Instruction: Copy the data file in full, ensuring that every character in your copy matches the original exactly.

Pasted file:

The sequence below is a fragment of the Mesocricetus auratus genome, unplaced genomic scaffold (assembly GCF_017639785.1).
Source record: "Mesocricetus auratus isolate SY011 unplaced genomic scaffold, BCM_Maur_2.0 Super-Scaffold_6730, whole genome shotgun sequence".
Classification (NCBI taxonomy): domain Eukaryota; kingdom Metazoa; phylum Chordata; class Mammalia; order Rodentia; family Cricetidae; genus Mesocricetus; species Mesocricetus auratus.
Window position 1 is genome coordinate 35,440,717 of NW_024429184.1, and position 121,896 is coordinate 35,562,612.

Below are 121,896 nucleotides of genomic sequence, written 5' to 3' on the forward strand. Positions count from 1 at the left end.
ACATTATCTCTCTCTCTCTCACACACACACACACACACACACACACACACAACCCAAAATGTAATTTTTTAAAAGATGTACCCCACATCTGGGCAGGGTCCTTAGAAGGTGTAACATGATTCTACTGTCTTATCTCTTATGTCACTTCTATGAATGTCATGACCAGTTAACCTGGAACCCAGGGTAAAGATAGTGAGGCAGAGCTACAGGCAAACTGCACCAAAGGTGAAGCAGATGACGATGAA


The sequence below is a fragment of the Mesocricetus auratus genome, unplaced genomic scaffold (assembly GCF_017639785.1).
Source record: "Mesocricetus auratus isolate SY011 unplaced genomic scaffold, BCM_Maur_2.0 Super-Scaffold_6730, whole genome shotgun sequence".
Classification (NCBI taxonomy): domain Eukaryota; kingdom Metazoa; phylum Chordata; class Mammalia; order Rodentia; family Cricetidae; genus Mesocricetus; species Mesocricetus auratus.
Window position 1 is genome coordinate 35,440,717 of NW_024429184.1, and position 121,896 is coordinate 35,562,612.

Below are 121,896 nucleotides of genomic sequence, written 5' to 3' on the forward strand. Positions count from 1 at the left end.
ACATTATCTCTCTCTCTCTCACACACACACACACACACACACACACACACAACCCAAAATGTAATTTTTTAAAAGATGTACCCCACATCTGGGCAGGGTCCTTAGAAGGTGTAACATGATTCTACTGTCTTATCTCTTATGTCACTTCTATGAATGTCATGACCAGTTAACCTGGAACCCAGGGTAAAGATAGTGAGGCAGAGCTACAGGCAAACTGCACCAAAGGTGAAGCAGATGACGATGAA